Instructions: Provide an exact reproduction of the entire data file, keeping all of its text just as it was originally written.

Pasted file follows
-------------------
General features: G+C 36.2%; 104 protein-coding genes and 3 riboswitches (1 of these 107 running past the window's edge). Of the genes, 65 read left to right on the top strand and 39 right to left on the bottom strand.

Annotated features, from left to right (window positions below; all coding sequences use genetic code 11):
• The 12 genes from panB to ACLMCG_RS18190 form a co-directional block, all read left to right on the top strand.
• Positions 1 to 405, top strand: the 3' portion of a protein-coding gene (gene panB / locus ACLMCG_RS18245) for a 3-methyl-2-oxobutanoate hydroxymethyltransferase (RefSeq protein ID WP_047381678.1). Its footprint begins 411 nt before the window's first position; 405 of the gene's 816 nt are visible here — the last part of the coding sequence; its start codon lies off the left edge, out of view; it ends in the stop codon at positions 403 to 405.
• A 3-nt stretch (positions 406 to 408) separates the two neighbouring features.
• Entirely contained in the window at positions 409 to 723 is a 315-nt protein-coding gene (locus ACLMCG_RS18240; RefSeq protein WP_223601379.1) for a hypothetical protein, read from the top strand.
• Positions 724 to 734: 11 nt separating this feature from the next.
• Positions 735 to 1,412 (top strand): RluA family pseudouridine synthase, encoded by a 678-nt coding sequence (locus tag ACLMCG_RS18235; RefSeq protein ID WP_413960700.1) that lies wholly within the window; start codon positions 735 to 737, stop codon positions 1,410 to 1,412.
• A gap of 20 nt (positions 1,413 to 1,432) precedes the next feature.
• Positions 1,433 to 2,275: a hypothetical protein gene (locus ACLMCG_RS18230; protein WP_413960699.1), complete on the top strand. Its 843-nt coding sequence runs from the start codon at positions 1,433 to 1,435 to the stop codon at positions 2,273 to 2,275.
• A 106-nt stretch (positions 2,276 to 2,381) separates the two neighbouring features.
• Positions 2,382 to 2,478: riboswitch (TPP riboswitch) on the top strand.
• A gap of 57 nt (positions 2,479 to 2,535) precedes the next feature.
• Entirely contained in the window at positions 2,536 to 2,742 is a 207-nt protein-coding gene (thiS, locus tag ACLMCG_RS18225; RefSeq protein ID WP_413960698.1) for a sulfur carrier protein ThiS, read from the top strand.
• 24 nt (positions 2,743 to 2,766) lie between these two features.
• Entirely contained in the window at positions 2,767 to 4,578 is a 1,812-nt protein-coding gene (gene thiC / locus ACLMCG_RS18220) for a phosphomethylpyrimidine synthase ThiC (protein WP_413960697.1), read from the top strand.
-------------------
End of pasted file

General features: G+C 36.2%; 104 protein-coding genes and 3 riboswitches (1 of these 107 running past the window's edge). Of the genes, 65 read left to right on the top strand and 39 right to left on the bottom strand.

Annotated features, from left to right (window positions below; all coding sequences use genetic code 11):
• The 12 genes from panB to ACLMCG_RS18190 form a co-directional block, all read left to right on the top strand.
• Positions 1 to 405, top strand: the 3' portion of a protein-coding gene (gene panB / locus ACLMCG_RS18245) for a 3-methyl-2-oxobutanoate hydroxymethyltransferase (RefSeq protein ID WP_047381678.1). Its footprint begins 411 nt before the window's first position; 405 of the gene's 816 nt are visible here — the last part of the coding sequence; its start codon lies off the left edge, out of view; it ends in the stop codon at positions 403 to 405.
• A 3-nt stretch (positions 406 to 408) separates the two neighbouring features.
• Entirely contained in the window at positions 409 to 723 is a 315-nt protein-coding gene (locus ACLMCG_RS18240; RefSeq protein WP_223601379.1) for a hypothetical protein, read from the top strand.
• Positions 724 to 734: 11 nt separating this feature from the next.
• Positions 735 to 1,412 (top strand): RluA family pseudouridine synthase, encoded by a 678-nt coding sequence (locus tag ACLMCG_RS18235; RefSeq protein ID WP_413960700.1) that lies wholly within the window; start codon positions 735 to 737, stop codon positions 1,410 to 1,412.
• A gap of 20 nt (positions 1,413 to 1,432) precedes the next feature.
• Positions 1,433 to 2,275: a hypothetical protein gene (locus ACLMCG_RS18230; protein WP_413960699.1), complete on the top strand. Its 843-nt coding sequence runs from the start codon at positions 1,433 to 1,435 to the stop codon at positions 2,273 to 2,275.
• A 106-nt stretch (positions 2,276 to 2,381) separates the two neighbouring features.
• Positions 2,382 to 2,478: riboswitch (TPP riboswitch) on the top strand.
• A gap of 57 nt (positions 2,479 to 2,535) precedes the next feature.
• Entirely contained in the window at positions 2,536 to 2,742 is a 207-nt protein-coding gene (thiS, locus tag ACLMCG_RS18225; RefSeq protein ID WP_413960698.1) for a sulfur carrier protein ThiS, read from the top strand.
• 24 nt (positions 2,743 to 2,766) lie between these two features.
• Entirely contained in the window at positions 2,767 to 4,578 is a 1,812-nt protein-coding gene (gene thiC / locus ACLMCG_RS18220) for a phosphomethylpyrimidine synthase ThiC (protein WP_413960697.1), read from the top strand.